Dr. William Powderly is the director of the Institute for Public Health at Washington University in St. Louis, which launched the Gun Violence Initiative in 2015 to explore the issue in the city. To illustrate their approach, Powderly uses road safety as an analogy. Early on, U.S. drivers had to follow few rules. They could drive with a drink and without a seatbelt, to deadly ends.
“We had carnage on the roads, and this was clearly recognized as a public health issue,” Powderly says. “And over the next 30, 40 years, we gradually made driving a much safer enterprise in the United States.”
But in Missouri (and in the U.S.), guns are not like cars. Politics have so thoroughly saturated any discussion about gun safety that some doctors change their word choice to make gun owners more receptive to their ideas.
Dr. Robert Kennedy, a pediatrician who, like Choi, works in the emergency room at St. Louis Children’s Hospital, would rather not use the term “gun control,” for instance. “When you use that language a lot of people tune you out,” he says.
Kennedy has been in the field for about 40 years. Sitting in his house in St. Louis, he clicks through slides of data on gunshot injuries to children in St. Louis on his computer — locations, ages, intentional or unintentional — and recounts one tragic story after another. There was the child who thought a family handgun was a squirt-gun, the 12-year-old who didn’t mean to shoot his friend after finding a gun in his grandfather’s bedroom, the father who accidentally shot his infant son while in the car. On and on and on.
In 2013, not long after the Sandy Hook Elementary School shooting, Kennedy wrote an op-ed for the St. Louis Post-Dispatch with fellow St. Louis Children’s Hospital physicians David Jaffe and Martin Keller. In it, they called gun violence in St. Louis a public health crisis. The doctors implored readers to support recommendations by a host of medical professional organizations that wanted to ban assault weapons and large ammunition magazines and end federal restrictions on funding research into gun violence.
But today, Kennedy has stopped looking to legislative solutions to help halt the flow of gunshot victims into his emergency room. “I don’t think there is any way to get any legislation passed right now with the mentality that we have,” he says.
He prefers simple measures doctors might take, such as asking more questions while documenting patient medical histories. Queries about gun ownership and storage would appear alongside questions such as, “How many alcoholic drinks do you have per week?”
But in some cases, those questions have been politicized. In 2011, a Florida law backed by the National Rifle Association barred doctors from asking patients whether they kept guns in their homes. The 11th Circuit Court of Appeals recently struck down the law, saying it violated doctors’ rights to free speech. Missouri doctors are currently allowed to ask about firearm ownership and safety, but no law can require them to ask about guns in the home or document gun ownership as part of a patient’s history.
If doctors and public health experts are seeking treatments to what they view as an epidemic, Mary Hennings could be considered a survivor of the disease. Hennings is recovering from her fourth surgery following her 2013 gunshot injury.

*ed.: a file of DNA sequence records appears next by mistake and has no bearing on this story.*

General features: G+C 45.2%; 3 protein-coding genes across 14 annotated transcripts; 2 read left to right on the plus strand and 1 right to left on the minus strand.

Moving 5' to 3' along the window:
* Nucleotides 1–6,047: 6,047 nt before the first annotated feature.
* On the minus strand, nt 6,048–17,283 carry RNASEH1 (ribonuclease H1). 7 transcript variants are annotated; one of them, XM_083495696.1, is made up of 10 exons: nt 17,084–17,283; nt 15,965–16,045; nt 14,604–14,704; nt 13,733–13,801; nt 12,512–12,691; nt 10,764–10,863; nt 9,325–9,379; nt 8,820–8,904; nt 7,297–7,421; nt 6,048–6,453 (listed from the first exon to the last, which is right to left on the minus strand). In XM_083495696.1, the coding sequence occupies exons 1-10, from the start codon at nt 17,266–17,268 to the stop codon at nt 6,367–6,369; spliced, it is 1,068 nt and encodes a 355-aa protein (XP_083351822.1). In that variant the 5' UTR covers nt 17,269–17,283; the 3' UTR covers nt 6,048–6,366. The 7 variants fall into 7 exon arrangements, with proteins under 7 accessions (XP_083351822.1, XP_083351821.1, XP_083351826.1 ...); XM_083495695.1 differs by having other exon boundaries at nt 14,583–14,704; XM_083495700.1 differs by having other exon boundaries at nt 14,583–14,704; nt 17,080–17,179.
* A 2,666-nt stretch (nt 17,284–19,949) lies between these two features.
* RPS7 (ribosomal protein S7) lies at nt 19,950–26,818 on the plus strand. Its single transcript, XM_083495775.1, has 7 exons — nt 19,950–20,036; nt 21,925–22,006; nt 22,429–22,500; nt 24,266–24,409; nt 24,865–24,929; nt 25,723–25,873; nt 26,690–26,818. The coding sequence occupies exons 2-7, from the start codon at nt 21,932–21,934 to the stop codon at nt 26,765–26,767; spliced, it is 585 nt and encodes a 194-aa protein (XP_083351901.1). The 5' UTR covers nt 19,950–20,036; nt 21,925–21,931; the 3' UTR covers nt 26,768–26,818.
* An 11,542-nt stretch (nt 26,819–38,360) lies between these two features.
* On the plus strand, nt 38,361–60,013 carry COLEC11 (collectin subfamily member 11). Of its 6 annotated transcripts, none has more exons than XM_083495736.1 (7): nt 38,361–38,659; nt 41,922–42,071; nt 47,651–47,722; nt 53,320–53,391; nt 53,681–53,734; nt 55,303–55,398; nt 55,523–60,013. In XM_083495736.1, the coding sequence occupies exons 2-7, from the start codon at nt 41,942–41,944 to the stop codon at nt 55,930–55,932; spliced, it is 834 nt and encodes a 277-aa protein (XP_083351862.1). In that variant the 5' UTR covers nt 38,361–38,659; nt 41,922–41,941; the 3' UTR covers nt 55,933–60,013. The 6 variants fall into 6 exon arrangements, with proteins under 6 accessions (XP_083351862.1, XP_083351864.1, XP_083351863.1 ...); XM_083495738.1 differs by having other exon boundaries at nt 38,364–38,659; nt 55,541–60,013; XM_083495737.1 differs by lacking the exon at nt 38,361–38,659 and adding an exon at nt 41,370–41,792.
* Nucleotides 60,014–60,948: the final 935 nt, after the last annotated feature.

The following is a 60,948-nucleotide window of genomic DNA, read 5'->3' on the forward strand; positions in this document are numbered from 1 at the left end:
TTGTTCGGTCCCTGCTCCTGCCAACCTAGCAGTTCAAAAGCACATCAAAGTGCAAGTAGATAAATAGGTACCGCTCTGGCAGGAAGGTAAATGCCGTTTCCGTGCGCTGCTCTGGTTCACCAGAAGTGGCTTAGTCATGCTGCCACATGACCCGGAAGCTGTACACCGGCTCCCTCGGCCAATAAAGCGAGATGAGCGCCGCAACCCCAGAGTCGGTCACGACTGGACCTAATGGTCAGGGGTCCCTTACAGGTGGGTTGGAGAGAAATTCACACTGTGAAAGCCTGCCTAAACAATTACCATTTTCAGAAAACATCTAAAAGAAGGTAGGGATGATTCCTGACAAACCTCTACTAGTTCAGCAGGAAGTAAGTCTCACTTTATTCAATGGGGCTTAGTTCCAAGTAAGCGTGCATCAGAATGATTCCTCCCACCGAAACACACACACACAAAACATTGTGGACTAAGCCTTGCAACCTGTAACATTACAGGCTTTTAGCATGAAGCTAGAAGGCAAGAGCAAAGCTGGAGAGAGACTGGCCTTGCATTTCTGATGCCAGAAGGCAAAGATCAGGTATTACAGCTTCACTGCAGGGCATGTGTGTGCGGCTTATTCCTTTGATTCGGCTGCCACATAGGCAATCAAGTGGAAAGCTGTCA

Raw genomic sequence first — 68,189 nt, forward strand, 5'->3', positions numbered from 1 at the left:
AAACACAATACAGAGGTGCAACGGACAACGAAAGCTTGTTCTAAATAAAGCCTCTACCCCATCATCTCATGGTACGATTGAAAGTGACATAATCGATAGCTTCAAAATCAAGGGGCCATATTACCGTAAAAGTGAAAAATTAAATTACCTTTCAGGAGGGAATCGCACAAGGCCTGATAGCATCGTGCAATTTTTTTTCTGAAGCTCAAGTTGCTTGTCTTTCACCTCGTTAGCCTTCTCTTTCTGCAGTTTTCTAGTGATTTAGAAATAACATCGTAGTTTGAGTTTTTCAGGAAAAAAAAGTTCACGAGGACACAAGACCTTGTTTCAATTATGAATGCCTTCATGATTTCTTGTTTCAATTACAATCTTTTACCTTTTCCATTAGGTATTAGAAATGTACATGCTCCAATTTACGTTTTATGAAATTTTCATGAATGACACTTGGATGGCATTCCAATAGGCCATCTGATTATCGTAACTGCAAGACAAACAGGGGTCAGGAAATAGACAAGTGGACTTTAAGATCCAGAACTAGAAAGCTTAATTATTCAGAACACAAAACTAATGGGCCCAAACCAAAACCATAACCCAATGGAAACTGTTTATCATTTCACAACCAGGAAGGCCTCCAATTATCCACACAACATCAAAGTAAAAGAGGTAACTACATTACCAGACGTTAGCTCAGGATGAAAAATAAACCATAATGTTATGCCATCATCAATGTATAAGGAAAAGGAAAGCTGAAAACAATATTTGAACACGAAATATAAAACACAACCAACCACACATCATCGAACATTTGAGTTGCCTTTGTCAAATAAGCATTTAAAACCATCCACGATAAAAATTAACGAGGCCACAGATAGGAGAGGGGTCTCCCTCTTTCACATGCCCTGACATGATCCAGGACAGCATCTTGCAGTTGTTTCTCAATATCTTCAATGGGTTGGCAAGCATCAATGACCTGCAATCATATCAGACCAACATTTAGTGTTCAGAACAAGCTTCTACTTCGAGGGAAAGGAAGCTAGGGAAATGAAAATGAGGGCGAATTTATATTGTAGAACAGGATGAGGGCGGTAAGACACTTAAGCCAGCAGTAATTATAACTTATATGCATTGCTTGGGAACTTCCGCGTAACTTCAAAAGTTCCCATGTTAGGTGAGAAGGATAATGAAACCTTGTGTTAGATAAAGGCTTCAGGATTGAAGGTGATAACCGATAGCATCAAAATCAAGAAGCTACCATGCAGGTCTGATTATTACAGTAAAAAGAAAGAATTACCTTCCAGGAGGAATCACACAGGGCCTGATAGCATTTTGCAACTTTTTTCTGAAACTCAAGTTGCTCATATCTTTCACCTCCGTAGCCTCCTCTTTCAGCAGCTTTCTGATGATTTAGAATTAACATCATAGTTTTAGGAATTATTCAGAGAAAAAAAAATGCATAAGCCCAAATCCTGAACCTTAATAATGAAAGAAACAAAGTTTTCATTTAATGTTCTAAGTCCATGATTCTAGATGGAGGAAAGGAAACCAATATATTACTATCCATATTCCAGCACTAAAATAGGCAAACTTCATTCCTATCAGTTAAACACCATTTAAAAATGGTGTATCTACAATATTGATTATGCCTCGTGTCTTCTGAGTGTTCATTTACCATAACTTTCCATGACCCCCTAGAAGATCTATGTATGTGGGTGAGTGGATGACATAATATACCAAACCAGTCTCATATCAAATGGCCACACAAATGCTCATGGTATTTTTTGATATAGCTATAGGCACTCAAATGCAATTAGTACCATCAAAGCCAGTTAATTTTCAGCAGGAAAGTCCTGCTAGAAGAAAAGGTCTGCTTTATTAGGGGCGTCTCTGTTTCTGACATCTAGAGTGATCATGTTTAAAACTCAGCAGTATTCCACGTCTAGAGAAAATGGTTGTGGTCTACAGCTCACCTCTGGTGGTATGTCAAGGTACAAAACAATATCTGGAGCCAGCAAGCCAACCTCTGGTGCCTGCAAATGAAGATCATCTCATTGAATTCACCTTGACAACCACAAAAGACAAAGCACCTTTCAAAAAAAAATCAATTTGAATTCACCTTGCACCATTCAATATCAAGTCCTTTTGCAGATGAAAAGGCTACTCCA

On a warm evening in March, she moves with difficulty around her daughter’s home in Jennings, a St. Louis suburb. She looks for the right place to sit so as not to irritate her left hip, which was recently replaced. She points to the spots where the bullet entered her leg and then traveled upward. A long, deep scar marks its path.
Hennings was standing in front of her son Michael’s house when she was shot. She was about to head into the city with a few family members and friends. But then Michael had to use the bathroom, someone else forgot their phone charger and the trip was delayed. Hurrying to make her appointment, Hennings went to get the charger.
Before she could open the door, she fell to the ground, confused, and tried to move but couldn’t. As the pain spread through her leg, she heard more rounds being fired and understood what was happening. She prayed for the shooter to run out of bullets and for the pain to stop. To this day, the case is unsolved.
Hennings’ godson, Anthony, ran to her on the porch. He is so much a part of her family that he calls her “Mama.” As she bled onto the steps, he ripped off his shirt. “Mama, this is gonna hurt,” he told her as he used the shirt to create a tourniquet. Later, a doctor told Hennings his action had probably saved her life.
This was not the first time Hennings had experienced gun violence. Her son Alvin was shot and killed in 1989 in the St. Louis area. Five months after Hennings was shot, her son Michael was also killed with a firearm.
Michael Hennings’ daughter sits at the kitchen table. She is focused intensely on her homework, while Mary Hennings points to scrapbooked pictures of Michael. The pictures show a handsome man in his 30s who smiles easily back at the camera. Hennings likes to remember doing work around the house with Michael, fighting over who would cut the grass. Shortly before he died, he told Hennings he was going to barber school, so he could cut hair for a living like his mother. “Michael was a good guy,” Hennings says gazing at the photos. At times, she closes her eyes against the tears.
Hennings hopes the hip replacement will be her last surgery. Her daughter, Kimberly, takes care of her daily needs but is overbooked with two jobs, one in health care and another at the hair salon she owns.
She is impatient to be able to move around more easily. She wants to spend more time with local advocacy groups working to stop gun violence in St. Louis and wants to start working as a barber again.
Hennings says there are too many guns in her neighborhood, and she thinks Missouri’s new “permitless carry” law will worsen the problem. Guns are “getting in the wrong hands,” she says. But she is torn on the issue. Hennings owns a gun herself. She wonders if, had she been able to reach the weapon, she might’ve been able to stop the man who shot her.